The word ‘sar’ (translated “prince”) occurs several times in the Book of Daniel, but the word ‘nagid’, which is also translated “prince”, occurs only in 11:22 and in 9:24-27.  The word “covenant” is also used several times in Daniel, but only 11:22 and 9:24-27 link a prince to the covenant.  In both 9:24-27 and 11:22 the nagid is destroyed.  It is therefore concluded that the nagid in these two passages is the same individual and that the two passages refer to the same events.  Daniel 9:24-27 refers to the death of Jesus Christ in the first century AD.  The same must, therefore, apply to 11:22.

Since the events in Daniel 11 are given in their chronological order, everything that follows after 11:22 must be sought sometime after the death of Christ.  This applies in particular to the setting up of the abomination (11:31) and the persecution of God’s people (11:32-34), which are the main activities of the vile person.  The vile person, therefore, cannot be the Greek king Antiochus IV that ruled between 168 and 165 BC, but must be an anti-God ruler that will arise later.


Daniel 11 is quite brief about the earlier kings, but provides much detail about Antiochus III; the father and predecessor of Antiochus IV.  Critics argue that this emphasis on Antiochus III is a clear indication that the prophecy of the vile person points to Antiochus IV.

To this we respond as follows:  The reign of the father of Antiochus IV (Antiochus III the Great) was the critical turning point for the Greek Empire.  Just as the victory of the Persians over the Medes was the critical turning point that shifted the balance of ‘world power’ from the Babylonian to the Persian Empire, and just as the victory of the Greeks over the Persians in the time of Xerxes was the turning point that shifted ‘world dominance’ from the Persians to the Greek Empire, Rome’s victories over Antiochus III—the most powerful Greek kingdom at the time—was the critical turning point that shifted ‘world dominance’ from the Greek to the Roman Empire.  This explains the attention to Antiochus III in Daniel 11.  It was for the same reason that Xerxes was emphasized in 11:2, namely because his reign was the key turning point.


But the critics ask: Where is the Roman Empire in Daniel 11?  Daniel 11 seems to continue, without an intervening empire, from the Greek Empire (Antiochus III) to the vile person. 

To respond, it is proposed here that Daniel’s prophecies, once the key turning point has been reached, no longer mention the previous empire, but jump right over the remaining kings to the next empire.  For instance, Xerxes’ war against the Greeks was a key turning point in history (11:2).  Then the prophecy jumps over the next 150 years, during which seven Persian kings reigned, to the first Greek emperor (11:3).  Similarly, Antiochus III’s war against Rome was a key turning point in history.  Then the prophecy jumps over the next 170 years, during which several Greek kings reigned, to the next empire (Rome).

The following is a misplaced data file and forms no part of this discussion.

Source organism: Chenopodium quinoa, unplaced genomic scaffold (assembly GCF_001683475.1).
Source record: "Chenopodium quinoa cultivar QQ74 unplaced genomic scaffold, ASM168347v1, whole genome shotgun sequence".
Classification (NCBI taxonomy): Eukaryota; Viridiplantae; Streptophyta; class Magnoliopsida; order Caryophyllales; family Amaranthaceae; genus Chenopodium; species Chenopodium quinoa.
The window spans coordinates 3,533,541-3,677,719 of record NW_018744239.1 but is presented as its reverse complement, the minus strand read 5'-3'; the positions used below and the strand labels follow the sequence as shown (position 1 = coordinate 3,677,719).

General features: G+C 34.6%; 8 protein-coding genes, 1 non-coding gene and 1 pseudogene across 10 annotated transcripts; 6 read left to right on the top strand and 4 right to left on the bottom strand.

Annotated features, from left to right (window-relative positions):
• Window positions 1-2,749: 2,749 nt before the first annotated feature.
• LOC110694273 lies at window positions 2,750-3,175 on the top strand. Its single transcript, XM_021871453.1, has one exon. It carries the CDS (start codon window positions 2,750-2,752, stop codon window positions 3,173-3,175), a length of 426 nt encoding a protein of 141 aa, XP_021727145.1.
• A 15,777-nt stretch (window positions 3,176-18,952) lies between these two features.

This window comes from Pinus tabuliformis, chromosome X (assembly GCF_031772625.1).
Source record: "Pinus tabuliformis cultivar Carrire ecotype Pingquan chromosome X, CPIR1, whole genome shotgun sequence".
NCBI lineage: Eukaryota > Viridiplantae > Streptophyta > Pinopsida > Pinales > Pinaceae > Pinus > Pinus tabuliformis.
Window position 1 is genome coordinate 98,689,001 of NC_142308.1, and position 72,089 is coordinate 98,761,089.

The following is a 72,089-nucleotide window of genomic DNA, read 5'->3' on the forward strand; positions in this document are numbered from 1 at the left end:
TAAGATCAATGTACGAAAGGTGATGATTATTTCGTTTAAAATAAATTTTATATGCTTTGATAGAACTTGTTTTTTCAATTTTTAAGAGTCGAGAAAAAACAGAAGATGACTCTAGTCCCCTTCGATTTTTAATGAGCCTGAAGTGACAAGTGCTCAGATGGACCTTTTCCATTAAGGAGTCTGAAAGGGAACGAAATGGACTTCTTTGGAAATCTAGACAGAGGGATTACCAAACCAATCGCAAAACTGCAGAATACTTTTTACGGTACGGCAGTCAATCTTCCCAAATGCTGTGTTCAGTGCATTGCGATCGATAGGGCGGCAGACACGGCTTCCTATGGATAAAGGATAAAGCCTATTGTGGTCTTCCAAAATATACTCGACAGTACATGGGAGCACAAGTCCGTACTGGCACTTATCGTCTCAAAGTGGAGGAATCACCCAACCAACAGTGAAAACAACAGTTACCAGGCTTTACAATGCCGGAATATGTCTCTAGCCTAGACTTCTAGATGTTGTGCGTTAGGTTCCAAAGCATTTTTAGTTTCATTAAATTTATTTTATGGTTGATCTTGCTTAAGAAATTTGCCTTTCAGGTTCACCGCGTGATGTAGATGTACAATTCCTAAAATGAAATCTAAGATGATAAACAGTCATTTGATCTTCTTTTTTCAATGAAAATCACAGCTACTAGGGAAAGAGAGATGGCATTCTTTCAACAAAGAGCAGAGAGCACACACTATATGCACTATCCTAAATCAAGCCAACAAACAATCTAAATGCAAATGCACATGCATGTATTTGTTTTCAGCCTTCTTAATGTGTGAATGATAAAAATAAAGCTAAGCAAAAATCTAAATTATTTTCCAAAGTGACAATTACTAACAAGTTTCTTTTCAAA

But the Roman Empire is not mentioned separately.  Similar to Daniel 8 the vile person serves as a symbol for both the fourth kingdom in Daniel 7 (Rome) and the evil horn that arise from it.  Political Rome is the flood that flows away the “overflowing forces” (11:22).  By far most of the description in Daniel 11 is about the subsequent anti-God king.


But the critics argue that Antiochus IV fits the sequence of kings in Daniel 11 quite well and that the history of Antiochus IV fits the descriptions of the “vile person” in the verses after 11:21 quite well.  This is granted. 

In this context, it is very important to realize that the description of the “vile person” exceeds Antiochus IV.  For instance, Antiochus did not magnify himself above every god or not have regard for the god of his fathers.  Verses 21-35 fit Antiochus’s time perfectly, but Antiochus IV by no means exhausts the passage.

Daniel 11 may, therefore, be understood as two stories intertwined.  The text seems to describe the history up to and including Antiochus IV, but while discussing Antiochus IV it jumps to a future and worldwide evil king.  Understood this way, Antiochus IV is only a partial fulfillment of Daniel 11, to be followed by the final and fuller fulfillment by a later and much larger worldwide anti-God ruler.


A fundamental principle, accepted by all schools of thought, is that the little horn of Daniel 7 is equivalent to the little horn of Daniel 8 and to the vile person in Daniel 11.  However, the various schools of thought explain this evil king in different ways.

Critics do not accept the possibility that the minutely accurate descriptions in the Book of Daniel of historical events up to the time of Antiochus IV could have been written in the sixth century BC.  They assume that these descriptions were written after the fact in the form of prophecies.  But since the New Testament refers a number of times to the book of Daniel, and since it takes a long time for a book to become accepted as inspired Scripture, the book of Daniel must have been written hundreds of years before the NT was written.

Antiochus IV fit the sequence of kings and the activities of the evil king in Daniel 11 quite well.  Critics therefore propose that Daniel was written in the time of Antiochus IV, that it was written in response to the persecution of the Jews by Antiochus IV, and that the evil king in Daniel represents this Antiochus.  Therefore Daniel would have been written approximately 200 years before the NT was written.